Helping Students in the Reality of COVID-19 Learning

Jim Burkstrand performs “brain surgery” on one of the donated laptops. (Photo by Marilyn Burkstrand)

Jim Burkstrand performs “brain surgery” on one of the donated laptops. (Photo by Marilyn Burkstrand)

Peggy McGee

Marisa Acosta, one of the recent Women-in-Transition scholarship winners, is a teacher at the San Xavier Mission School in Tucson, where many of the students live at or below the poverty level. She reported that online learning was presenting a real challenge for them, since many did not have a computer at home from which they could access their classes.

The word went out to members of TWOQC’s Scholarship committee and, in true Quail Creek fashion, they or some of their friends quickly came up with eleven computers that they were willing to donate for the students’ use. But the computers, nine laptops and two desktops, weren’t ready for the students yet.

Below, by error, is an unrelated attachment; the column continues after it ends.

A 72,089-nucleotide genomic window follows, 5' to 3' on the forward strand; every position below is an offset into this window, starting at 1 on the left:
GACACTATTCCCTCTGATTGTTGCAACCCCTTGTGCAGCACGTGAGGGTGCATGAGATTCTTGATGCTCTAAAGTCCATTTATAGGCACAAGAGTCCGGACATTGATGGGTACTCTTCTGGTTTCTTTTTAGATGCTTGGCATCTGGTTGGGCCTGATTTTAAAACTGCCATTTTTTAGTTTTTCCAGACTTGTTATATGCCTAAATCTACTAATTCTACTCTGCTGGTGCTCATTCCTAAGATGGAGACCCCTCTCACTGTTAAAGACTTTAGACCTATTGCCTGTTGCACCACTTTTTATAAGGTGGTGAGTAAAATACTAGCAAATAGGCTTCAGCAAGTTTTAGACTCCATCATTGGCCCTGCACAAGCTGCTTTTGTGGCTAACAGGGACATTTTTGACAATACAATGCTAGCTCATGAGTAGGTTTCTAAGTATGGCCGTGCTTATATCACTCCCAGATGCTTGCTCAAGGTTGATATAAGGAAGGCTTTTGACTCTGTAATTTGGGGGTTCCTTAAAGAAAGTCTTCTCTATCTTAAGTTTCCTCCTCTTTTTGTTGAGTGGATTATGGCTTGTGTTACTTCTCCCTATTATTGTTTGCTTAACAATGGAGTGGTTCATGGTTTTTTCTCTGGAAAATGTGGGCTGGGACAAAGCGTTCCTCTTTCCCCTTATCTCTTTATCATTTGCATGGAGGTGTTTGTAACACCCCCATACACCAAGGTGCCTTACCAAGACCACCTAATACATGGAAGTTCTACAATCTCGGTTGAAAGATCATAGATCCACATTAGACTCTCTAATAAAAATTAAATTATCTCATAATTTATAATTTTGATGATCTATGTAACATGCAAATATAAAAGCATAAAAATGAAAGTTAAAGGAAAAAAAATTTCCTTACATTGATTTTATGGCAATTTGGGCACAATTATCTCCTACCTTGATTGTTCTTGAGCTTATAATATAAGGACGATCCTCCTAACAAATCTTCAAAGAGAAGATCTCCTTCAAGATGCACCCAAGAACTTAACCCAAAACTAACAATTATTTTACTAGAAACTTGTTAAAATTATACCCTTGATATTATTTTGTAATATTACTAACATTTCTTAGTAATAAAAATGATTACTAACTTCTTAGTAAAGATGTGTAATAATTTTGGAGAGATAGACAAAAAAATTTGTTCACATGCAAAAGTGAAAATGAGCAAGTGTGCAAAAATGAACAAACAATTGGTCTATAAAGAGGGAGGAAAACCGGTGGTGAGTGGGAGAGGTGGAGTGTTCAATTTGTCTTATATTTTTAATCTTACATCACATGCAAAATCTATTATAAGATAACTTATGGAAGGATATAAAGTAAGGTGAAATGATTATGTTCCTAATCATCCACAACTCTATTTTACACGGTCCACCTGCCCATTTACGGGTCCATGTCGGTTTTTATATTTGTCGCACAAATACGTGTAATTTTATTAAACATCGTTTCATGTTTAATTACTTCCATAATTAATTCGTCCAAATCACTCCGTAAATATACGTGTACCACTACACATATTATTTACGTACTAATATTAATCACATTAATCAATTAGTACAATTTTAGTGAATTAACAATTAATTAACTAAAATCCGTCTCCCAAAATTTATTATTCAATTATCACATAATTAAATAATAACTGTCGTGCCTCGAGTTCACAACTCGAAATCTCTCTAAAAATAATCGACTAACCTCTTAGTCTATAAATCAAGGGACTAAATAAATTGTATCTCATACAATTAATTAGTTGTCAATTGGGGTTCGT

First, they had to be “sanitized” to remove all personal information relating to the donor, and then reconfigured to become pseudo Chromebooks. Who to call for assistance? Jim Burkstrand, a member of the QC Computer Club and unofficial member of the Scholarship committee, because of the technical assistance he has provided over the years, came to the rescue. Jim replaced their operating systems (OS) with an OS from Neverware that had over 95% of the capabilities of the Google supplied Chrome OS. A couple of them were left with advanced Windows operating systems and were configured with Google and Google Drive for the kids. Most importantly, all became capable for use in remote learning.

The renovated laptops have been delivered to the school where they are enabling the middle school students to pursue their studies from their homes. The two desktop computers will remain in the classroom for when the students return to school under the hybrid learning protocol.